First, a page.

A midfield of Jake Livermore and Romaine Sawyers leaves a lot to be desired. It isn’t bad, per se, just surely not good enough when part of its remit is to protect a particularly susceptible defence. No club has ever conceded more goals in the first three games of a Premier League season than this iteration of West Brom and not all of that can be attributed to Kyle Bartley.

Olivier Ntcham was once considered the answer. That speculation has drifted somewhat but Neil Lennon is struggling to get the best out of the 24-year-old at Celtic, the crime of not being Scott Brown slightly stunting his spell in Scotland. He has been used as more of an attacking threat of late but might be the answer West Brom seek in terms of a deeper presence.


6) Declan Rice to Chelsea

There is nothing quite like shipping three goals in one half to a promoted club to bring interest in Rice to the boil. Chelsea want him and the player himself is said to be ‘pushing’ for the move. One obstacle remains, but persuading West Ham to sell their most valuable asset with a week left to replace him is quite the challenge.

Frank Lampard has been obstinate in a reimagining of N’Golo Kante first attempted by Maurizio Sarri. Neither have been successful in finding a role for the Frenchman better than the one he fulfilled in consecutive Premier League title-winning seasons. Rice could add to Chelsea’s midfield options or even reinforce their central defence. It would likely take them to the biggest single-window spend ever but at least Lampard would keep adopted son Mason Mount happy.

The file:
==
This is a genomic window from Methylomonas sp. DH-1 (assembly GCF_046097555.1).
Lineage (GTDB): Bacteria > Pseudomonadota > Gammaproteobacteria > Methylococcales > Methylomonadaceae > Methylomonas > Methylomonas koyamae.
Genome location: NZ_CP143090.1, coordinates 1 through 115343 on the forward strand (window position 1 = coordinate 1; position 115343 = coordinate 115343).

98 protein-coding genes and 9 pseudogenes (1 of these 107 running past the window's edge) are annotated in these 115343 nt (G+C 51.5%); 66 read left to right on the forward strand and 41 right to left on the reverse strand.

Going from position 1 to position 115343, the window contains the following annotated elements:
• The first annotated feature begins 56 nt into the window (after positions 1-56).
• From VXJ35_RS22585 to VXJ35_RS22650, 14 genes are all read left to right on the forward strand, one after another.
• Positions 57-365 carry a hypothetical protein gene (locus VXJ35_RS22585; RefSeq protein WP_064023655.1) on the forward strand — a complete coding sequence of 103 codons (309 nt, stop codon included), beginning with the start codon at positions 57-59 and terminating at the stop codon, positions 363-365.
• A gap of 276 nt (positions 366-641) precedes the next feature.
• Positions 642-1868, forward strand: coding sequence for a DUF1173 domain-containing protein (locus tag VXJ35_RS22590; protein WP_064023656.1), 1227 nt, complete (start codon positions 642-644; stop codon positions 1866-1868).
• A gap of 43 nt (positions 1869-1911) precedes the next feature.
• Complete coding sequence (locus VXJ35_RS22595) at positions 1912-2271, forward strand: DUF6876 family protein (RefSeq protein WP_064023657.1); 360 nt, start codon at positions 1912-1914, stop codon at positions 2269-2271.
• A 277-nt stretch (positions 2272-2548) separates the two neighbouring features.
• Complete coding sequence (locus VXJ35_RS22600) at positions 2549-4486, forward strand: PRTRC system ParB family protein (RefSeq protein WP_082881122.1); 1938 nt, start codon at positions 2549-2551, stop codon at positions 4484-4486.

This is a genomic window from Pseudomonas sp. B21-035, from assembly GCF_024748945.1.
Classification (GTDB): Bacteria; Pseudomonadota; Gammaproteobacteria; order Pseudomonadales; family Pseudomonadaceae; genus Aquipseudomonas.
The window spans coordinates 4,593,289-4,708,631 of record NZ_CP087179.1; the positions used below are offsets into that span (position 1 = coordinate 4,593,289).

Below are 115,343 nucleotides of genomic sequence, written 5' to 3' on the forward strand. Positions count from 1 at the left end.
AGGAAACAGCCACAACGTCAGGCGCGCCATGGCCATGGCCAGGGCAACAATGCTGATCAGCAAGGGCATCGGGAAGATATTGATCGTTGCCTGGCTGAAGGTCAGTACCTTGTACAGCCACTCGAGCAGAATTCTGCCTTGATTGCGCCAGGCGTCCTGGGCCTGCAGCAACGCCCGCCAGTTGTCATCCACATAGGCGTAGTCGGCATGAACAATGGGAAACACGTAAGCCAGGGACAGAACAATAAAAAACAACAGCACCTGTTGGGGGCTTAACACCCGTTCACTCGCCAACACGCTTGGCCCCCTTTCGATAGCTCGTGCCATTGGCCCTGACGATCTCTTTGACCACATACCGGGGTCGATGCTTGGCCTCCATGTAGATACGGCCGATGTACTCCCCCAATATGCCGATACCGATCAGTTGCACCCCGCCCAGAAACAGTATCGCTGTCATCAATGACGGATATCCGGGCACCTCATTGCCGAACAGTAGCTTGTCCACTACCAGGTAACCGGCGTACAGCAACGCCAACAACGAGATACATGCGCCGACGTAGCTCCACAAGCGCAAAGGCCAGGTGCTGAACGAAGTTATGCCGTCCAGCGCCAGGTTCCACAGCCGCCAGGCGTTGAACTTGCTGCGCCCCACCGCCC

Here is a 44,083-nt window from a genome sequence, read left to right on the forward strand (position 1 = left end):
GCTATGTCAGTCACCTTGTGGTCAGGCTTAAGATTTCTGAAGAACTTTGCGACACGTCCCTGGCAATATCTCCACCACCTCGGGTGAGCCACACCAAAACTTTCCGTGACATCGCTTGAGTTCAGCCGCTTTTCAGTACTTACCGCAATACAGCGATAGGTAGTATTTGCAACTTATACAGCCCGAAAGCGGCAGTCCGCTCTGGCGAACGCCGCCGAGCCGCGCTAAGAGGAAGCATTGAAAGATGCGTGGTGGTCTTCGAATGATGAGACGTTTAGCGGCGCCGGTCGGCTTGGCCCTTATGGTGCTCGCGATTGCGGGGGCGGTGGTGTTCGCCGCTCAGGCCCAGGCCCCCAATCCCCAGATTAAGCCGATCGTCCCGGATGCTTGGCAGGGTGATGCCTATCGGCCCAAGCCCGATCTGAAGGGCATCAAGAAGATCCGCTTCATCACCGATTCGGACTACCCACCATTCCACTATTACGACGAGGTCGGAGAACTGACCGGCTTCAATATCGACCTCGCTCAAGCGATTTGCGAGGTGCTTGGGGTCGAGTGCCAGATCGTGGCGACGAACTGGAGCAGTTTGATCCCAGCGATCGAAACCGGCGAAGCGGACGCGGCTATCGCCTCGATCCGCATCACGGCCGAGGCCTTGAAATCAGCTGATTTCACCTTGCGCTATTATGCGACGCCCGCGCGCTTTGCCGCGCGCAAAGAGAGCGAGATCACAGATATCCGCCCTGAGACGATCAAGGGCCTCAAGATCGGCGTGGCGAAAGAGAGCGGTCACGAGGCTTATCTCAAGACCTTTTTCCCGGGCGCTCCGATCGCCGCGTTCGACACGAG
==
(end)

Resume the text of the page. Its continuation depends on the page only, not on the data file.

5) Wesley Fofana to West Ham

West Ham could then look to reinvest those funds. Burnley and Brighton are the only clubs to spend less this summer and the entirety of their £15m outlay was reserved for making Tomas Soucek’s loan permanent. Jarrod Bowen’s winter move and post-restart development should not be overlooked in how well it has refreshed an expensive but disappointing attack. Next is the defence.

James Tarkowski seems like an impossible and incredibly underwhelming dream so the decision to pivot to Wesley Fofana is understandable. The reasoning is sound enough – copying Leicester’s transfer homework cuts out the expensive middle man and usually guarantees at least a degree of success in the market, to which the Hammers are not exactly accustomed – but a rejected £33m bid comprised of £10m in add-ons suggests time is in as short a supply as the necessary money in east London.


4) Josh King to Tottenham

Roberto Soldado, Fernando Llorente and Vincent(o) Janssen failed to the tune of 11 goals in 83 combined Premier League appearances for Tottenham. Christian Benteke and his six goals in 72 matches therefore makes perfect sense in the perennial search for someone to replace Harry Kane for a few weeks in October and March as he recuperates from a biannual dodgy ankle. Josh King would be a better alternative in reality.